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Tuesday, January 10

Q&A with Gabriele Russo, author of Incompetent Gods





Now available from Fiery Seas Publishing is Incompetent Gods, book one in the Gods Inc Series, by author Gabriele Russo.





The author has taken a few minutes out of her busy schedule for a Q&A about her newest novel.


When did you become interested in storytelling?

Telling stories is my family’s official pastime, we love it. And the more embroidery you add, the better (although it does sometimes make it difficult to get a true medical history when you need one). Anyway, I’ve always had the desire to write stories, but for some reason, it never quite clicked until I discovered satirical fantasy.

What was your first book/story published?

Incompetent Gods is my first published book. Two more will follow in the next year: Inclement Gods and Incoherent Gods

What inspired you to write?

It all started with the back-story of one of my characters. A friend of mine had lost her keys, and her kids were becoming unbearable (I’m not very good with kids), so I decided to make up a story to distract them. I told them how the Carthaginian god Ba’al, weakened almost to the point of death after the Romans had conquered and destroyed his city, had then had then been recycled as the Lar of Lost Objects, the Eater of Socks, the Thief of Keys… To get into the spirit, we even sacrificed a few Monopoly dollars. The idea of a bunch of unmotivated deities working in a Dilbert-like company was born.

What character in Incompetent Gods is the most/least like you, and in what ways?

Queen Louhi is a lot like the little dictator inside my head, you know, the one who has all the solutions to fix the world… And I did use to have red hair. As to the character that’s the least like me, that’s harder, because they all have a bit of me inside them. I guess I would have to go with King Japhet as he demonstrates a degree of superficiality and self-centeredness I have difficulty understanding.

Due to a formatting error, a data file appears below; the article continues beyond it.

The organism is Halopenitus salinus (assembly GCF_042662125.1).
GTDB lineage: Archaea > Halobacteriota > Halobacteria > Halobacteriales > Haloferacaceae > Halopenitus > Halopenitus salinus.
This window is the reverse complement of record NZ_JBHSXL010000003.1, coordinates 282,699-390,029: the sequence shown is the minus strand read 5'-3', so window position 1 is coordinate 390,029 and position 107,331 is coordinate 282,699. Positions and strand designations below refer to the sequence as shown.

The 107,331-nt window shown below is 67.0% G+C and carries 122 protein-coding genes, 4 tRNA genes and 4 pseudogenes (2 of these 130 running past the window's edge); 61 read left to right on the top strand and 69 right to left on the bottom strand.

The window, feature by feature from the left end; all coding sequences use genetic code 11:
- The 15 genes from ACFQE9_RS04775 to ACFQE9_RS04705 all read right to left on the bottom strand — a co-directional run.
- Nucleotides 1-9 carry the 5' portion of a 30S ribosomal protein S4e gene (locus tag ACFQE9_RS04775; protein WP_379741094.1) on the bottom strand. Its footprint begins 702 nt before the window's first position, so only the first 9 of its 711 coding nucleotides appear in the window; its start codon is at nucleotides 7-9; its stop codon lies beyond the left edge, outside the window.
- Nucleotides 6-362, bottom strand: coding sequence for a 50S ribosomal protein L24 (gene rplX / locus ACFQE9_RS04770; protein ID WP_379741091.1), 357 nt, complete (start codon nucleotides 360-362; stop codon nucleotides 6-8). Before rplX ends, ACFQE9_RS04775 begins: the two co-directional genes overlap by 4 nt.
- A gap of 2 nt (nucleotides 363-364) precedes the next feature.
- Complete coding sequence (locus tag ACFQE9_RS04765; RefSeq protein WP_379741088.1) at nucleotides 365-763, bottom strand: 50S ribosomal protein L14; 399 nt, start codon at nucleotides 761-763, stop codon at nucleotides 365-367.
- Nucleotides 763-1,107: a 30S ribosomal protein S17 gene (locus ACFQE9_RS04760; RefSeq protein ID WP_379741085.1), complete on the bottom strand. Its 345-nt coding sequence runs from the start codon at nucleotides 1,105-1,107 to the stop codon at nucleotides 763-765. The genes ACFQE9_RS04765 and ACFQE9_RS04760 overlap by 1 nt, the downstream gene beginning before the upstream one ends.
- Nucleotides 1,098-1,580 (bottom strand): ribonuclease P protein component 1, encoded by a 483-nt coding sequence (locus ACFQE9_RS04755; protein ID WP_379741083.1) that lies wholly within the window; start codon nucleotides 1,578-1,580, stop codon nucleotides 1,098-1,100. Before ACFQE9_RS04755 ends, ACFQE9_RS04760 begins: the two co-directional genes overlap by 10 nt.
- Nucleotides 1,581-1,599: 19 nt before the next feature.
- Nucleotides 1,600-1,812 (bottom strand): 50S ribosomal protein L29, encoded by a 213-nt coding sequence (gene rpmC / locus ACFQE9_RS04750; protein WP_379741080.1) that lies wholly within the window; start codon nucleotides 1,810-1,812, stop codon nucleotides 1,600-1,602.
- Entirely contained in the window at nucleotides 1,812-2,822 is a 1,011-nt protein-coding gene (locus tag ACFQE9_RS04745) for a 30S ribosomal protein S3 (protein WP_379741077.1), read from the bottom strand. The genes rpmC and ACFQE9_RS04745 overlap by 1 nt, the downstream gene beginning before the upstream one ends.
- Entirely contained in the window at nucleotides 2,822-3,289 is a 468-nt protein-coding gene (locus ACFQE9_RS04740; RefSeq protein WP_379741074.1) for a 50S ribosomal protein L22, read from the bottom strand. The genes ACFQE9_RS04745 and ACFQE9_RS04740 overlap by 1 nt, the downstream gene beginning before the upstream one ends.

What is your favorite part in Incompetent Gods?

When Queen Louhi tortures the CEOs by threatening to drop them into the platypus pit.

What was the hardest part to write?

The hardest parts are when I focalize through a god. How does a god think? I’m always wondering if I should be thinking backwards or something.

What would your ideal career be, if you couldn't be an author?

I would have liked to be a teacher, and maybe a decorator.

Do you read reviews of your books? If so, do you pay any attention to them, or let them influence your writing?

I certainly plan to. I always pay attention to criticism (the constructive kind), and then I choose whether to reject it or not. The hard part is not to take it personally, but luckily, my life has given me a pretty solid ego armor.

What well-known writers do you admire most?

So many… I will certainly forget some. Terry Pratchett, Douglas Adams, Rabelais, Lewis Carroll, Bill Watterson, Goscinny, Umberto Eco, Margaret Atwood, Frank Herbert, Steven King, Aldous Huxley, George Orwell, Tom Sharpe, Alexandre Jardin, Victor Hugo, Alexandre Dumas, my professors Alain Beaulieu and Neil Bissoondath, and finally, my brother Louis Jolicoeur.

Do you have any other books/stories in the works?

Yes, I haven’t quite finished writing Incoherent Gods, and in between drafts I’m translating Incompetent Gods to French. There is also a project I have put aside for the moment that I would like to rekindle: a pseudo-memoir about my father’s life.


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About the Author: Gabriele Russo, AKA Lucie-Gabrielle Jolicoeur-Rousseau, was born in Quebec City amidst a family of book lovers – her father had dreamed of being a writer and both of her brothers are published authors.

Since she earned her Bachelor’s in History, it was no surprise (except to her) that she ended up working in restaurants, eventually owning two, which almost drove her mad. She sold them and was nursed back to pseudo-sanity by Douglas Adams and Terry Pratchett.

That’s when she answered the family calling and decided to write. Armed with her ideas for the Gods Inc. series she went back to the University and got her Master’s in Creative Writing.

She now lives with her husband in Culpeper, Virginia, where she divides her time between painting, ripping apart and reconstructing her recently bought historical home, playing tennis and, of course, writing more books.

You can follow the author on Facebook, Twitter, and on her blog.

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